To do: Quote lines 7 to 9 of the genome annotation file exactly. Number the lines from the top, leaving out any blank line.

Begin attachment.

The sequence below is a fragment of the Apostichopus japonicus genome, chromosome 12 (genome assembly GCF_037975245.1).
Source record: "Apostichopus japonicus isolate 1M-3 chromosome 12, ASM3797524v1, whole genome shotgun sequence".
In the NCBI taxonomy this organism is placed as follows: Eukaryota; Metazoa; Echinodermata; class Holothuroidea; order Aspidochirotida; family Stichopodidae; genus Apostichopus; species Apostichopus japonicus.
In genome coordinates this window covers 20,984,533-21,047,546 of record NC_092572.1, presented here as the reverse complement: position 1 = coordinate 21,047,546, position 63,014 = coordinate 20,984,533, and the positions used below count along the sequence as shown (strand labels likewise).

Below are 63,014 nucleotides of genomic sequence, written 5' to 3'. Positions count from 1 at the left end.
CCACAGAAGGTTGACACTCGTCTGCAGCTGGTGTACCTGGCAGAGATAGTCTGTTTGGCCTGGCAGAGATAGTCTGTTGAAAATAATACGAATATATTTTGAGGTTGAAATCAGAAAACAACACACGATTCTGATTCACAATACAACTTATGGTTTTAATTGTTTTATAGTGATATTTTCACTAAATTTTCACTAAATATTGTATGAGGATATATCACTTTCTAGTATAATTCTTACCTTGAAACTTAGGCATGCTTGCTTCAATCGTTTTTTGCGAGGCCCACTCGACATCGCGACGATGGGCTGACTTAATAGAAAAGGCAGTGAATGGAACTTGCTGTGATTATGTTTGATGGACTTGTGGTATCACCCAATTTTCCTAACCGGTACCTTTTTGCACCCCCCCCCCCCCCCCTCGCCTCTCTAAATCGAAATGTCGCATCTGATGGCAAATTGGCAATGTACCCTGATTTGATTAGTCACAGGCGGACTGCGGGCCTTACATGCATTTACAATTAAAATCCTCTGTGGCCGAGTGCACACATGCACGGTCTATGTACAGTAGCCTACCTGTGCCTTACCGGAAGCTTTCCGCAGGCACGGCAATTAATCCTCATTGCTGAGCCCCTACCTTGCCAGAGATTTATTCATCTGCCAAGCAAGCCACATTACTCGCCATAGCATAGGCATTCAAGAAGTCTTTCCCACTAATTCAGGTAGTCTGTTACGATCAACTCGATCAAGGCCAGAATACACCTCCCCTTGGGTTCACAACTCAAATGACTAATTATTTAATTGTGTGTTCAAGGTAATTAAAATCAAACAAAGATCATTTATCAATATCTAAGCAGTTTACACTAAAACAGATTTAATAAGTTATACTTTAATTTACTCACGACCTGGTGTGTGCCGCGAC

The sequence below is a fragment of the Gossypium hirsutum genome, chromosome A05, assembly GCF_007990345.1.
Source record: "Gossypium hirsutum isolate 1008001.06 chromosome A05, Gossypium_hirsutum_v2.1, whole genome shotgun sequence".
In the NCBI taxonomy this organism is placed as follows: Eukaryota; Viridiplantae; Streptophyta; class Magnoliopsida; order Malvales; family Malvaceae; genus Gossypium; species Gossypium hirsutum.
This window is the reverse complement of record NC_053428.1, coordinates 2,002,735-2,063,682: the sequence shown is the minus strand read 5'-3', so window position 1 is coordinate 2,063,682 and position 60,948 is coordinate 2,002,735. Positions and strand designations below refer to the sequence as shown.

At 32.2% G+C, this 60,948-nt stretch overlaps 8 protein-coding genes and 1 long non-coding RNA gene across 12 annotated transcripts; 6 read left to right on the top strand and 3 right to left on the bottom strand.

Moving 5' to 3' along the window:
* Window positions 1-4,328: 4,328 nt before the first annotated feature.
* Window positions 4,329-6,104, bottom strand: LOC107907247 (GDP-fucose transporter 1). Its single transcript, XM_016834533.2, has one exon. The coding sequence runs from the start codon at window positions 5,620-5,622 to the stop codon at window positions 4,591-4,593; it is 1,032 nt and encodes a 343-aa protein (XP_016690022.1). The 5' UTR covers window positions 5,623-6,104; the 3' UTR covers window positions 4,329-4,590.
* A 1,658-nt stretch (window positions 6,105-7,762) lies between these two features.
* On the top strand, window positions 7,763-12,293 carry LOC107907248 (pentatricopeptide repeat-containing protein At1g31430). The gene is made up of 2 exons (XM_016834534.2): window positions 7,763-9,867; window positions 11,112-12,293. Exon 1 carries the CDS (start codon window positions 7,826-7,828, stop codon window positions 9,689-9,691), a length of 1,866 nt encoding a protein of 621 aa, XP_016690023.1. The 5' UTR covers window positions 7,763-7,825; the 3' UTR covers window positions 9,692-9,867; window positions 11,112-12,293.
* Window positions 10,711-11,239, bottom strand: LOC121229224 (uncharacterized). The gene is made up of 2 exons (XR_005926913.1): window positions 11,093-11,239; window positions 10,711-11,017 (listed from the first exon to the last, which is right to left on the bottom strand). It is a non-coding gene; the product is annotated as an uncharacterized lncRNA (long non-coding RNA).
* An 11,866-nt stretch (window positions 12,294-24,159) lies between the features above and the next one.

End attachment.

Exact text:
The sequence below is a fragment of the Gossypium hirsutum genome, chromosome A05, assembly GCF_007990345.1.
Source record: "Gossypium hirsutum isolate 1008001.06 chromosome A05, Gossypium_hirsutum_v2.1, whole genome shotgun sequence".
In the NCBI taxonomy this organism is placed as follows: Eukaryota; Viridiplantae; Streptophyta; class Magnoliopsida; order Malvales; family Malvaceae; genus Gossypium; species Gossypium hirsutum.